Gabe Rocks!

Couple of updates


  1. PeerTube S3 Uploads
  2. Kuma

Troubleshooting PeerTube S3 uploads

In the interest of being cost-efficient I’ve setup my PeerTube to use object storage to store and serve the videos.


  1. Configure PeerTube
  2. Upload videos
  3. Configure CORS

1. Configure PeerTube

Ensure you’ve got PeerTube setup.
From your peertube directory (or docker volume) you’ll want to update your config/local-production.json / config/localproduction.yaml file.

NOTE:At the time of writing, Updating your server configuration from the management console will ERASE your settings. This means you’ll want to make sure to back up your settings so you can copy over your changes when needed.

Then you’ll add your object storage settings to PeerTube. Using the repository’s production.yaml.example as a guide:

  enabled: true
  endpoint: ''
  region: 'us-east-1'
  upload_acl: #This is quite important, no real reason to change it.
    public: 'public-read'
    private: 'private'
    proxify_private_files: true #needed with the previous setting
# You can also use AWS_ACCESS_KEY_ID environment variable
    access_key_id: ''
# You can also use AWS_SECRET_ACCESS_KEY environment variable
    secret_access_key: ''
# Maximum amount to upload in one request to object storage 5-?MB
  max_upload_part: 100MB

#You have to configure both the "videos" and "streaming playlists location" they can't be the same destination, unless you put them on different buckets.
    prefix: 'pt-playlists'
    bucket_name: 'bucket_name'
    bucket_name: 'bucket_name'
    prefix: 'pt-videos'

2. Upload videos

This is the easy part, if you’ve already uploaded videos you can use the cli tool to move existing videos to storage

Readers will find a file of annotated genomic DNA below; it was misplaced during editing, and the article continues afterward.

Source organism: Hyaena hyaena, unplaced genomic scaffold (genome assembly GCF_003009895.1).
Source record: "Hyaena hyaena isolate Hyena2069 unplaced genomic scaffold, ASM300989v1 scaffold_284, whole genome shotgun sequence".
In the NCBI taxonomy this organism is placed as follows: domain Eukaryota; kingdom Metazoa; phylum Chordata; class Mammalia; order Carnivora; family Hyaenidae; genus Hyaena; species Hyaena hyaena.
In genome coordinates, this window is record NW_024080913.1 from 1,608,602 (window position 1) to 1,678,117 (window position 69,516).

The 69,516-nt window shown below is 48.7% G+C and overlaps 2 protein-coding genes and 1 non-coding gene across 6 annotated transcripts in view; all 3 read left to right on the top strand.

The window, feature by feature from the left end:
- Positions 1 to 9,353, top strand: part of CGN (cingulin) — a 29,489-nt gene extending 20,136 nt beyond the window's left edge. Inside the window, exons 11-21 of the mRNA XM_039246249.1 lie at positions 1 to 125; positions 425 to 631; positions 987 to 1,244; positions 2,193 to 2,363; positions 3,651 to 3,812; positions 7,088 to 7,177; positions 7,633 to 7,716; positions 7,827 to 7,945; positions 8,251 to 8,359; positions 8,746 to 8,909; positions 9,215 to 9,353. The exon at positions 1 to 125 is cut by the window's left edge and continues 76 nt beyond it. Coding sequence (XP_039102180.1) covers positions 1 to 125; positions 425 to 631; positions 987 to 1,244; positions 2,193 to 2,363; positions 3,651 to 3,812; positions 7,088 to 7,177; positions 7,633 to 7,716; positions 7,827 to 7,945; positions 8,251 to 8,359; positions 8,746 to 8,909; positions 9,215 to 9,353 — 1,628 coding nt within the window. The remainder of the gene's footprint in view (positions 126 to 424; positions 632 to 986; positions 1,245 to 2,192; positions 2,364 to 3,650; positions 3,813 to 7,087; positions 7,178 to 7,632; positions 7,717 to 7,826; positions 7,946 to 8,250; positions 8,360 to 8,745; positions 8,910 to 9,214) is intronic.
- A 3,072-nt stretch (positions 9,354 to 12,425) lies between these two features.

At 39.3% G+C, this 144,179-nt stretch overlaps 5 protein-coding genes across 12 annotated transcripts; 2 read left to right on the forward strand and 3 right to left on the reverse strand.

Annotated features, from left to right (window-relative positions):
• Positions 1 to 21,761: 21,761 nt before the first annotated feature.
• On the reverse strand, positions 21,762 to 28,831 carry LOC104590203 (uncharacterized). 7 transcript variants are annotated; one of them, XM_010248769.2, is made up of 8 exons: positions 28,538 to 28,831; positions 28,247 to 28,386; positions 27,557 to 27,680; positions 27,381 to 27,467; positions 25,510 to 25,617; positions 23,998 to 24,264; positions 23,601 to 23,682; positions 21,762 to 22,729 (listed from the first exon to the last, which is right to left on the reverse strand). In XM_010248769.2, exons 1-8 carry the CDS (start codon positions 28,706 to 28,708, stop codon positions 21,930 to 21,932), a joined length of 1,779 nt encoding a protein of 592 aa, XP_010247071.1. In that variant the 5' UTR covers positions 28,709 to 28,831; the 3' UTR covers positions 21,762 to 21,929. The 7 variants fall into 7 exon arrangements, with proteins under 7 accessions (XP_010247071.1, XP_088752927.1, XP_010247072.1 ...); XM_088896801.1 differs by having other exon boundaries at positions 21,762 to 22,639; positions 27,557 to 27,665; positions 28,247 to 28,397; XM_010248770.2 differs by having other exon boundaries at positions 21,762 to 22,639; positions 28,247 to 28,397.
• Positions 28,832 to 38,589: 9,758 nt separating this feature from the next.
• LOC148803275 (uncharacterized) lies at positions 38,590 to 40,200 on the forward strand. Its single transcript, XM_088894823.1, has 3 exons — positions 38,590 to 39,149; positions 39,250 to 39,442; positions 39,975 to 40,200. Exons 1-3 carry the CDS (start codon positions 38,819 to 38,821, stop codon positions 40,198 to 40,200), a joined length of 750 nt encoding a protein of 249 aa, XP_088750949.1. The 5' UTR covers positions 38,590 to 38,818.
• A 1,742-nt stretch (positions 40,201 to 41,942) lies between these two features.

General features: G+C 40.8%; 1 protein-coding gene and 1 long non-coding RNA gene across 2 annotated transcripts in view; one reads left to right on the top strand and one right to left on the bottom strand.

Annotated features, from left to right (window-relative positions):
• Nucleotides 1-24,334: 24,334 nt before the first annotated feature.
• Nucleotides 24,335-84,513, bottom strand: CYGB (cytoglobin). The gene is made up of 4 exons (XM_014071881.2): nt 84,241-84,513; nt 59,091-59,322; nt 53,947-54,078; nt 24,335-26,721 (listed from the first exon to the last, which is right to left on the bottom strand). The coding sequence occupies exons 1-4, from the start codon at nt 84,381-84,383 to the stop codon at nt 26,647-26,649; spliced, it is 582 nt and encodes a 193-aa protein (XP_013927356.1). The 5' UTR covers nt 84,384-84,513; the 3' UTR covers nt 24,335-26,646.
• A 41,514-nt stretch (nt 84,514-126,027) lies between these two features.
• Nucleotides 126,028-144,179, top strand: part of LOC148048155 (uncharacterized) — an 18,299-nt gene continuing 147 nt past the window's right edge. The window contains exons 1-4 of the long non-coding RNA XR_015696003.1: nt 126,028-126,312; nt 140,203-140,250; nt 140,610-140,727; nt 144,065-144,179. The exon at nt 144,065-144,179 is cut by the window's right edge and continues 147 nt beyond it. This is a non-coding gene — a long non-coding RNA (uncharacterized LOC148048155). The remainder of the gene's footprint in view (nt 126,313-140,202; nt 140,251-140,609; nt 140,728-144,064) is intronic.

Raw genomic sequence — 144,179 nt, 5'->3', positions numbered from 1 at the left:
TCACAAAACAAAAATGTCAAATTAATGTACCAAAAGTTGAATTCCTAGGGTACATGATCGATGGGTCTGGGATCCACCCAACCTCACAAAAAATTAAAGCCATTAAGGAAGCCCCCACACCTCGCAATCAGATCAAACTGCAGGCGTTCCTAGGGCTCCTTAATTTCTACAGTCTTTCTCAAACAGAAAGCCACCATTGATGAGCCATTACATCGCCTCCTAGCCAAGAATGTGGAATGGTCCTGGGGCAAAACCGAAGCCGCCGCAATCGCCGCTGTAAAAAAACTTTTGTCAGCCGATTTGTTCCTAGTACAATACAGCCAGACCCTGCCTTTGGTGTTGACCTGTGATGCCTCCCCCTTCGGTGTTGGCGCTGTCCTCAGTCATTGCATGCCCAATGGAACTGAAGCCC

# Basic installation
cd /var/www/peertube/peertube-latest
sudo -u peertube NODE_CONFIG_DIR=/var/www/peertube/config NODE_ENV=production npm run create-move-video-storage-job -- --to-object-storage --all-videos

# Docker installation
cd /var/www/peertube-docker
docker-compose exec -u peertube peertube npm run create-move-video-storage-job -- --to-object-storage --all-videos

Otherwise, you can upload your new videos as normal, then PeerTube will:

  1. Store the Video
  2. Transcode the video
  3. Upload the video & transcodes to the Object storage

You’ll be able to check the status of the jobs from the management UI at: /admin/system/jobs from your instance.

What if the upload fails?

Fear not! As long as PeerTube has correctly created the folders, you can use the tool s3cmd to manually upload the files.

s3cmd put data/videos/$video s3://$bucket_name/pt-videos
s3cmd sync data/streaming-playlists/hls/$video_UUID s3://$bucket_name/pt-playlists/$video_UUID

Once complete peertube should simply complete the jobs faster when restarted.

My video isn’t listed in local videos

You’re going to need to set the video state manually to 1. You can do this from your postgres:

update video state=1 where UUID='$video-UUID';

I’d really recommend waiting before transcoding and uploads are finished. Also, your video may just be missing the language attibute if it’s not visible in the “local videos” page.

3. Configure CORS

Your object storage provider may not allow CORS by default. You’ll want to use s3cmd to update the headers

Uptime Monitoring with Kuma

A friend introduced me to Kuma which is an excellent self-hosted status reporting tool. I wanted to share my unique twist. Because I use ssh tunnels to provide services I can redirect 502 errors to the status page. This requires Kuma to stay on the VPS, which I’m perfectly fine with.

To get this result there are two major things you need to keep in mind:

  1. No Redirects If you simply add the nginx option to 502 to your status page, it will return a 502, and simply work, instead you’ll want to configure the monitor to want a specific api endpoint or page that won’t redirect. This means properly entering the url such as ````.

    Then you set the allowed redirects to 0 so it will properly report the service being down.

  2. Update the nginx config

    It’s quite as simple as adding:

    502; to each server block!

I like this temporary way of replacing the typical scary 502 - Bad Gateway nginx page in a way that provides more information. I’m quite impressed by kuma. It supports many different services for alerts, including matrix!

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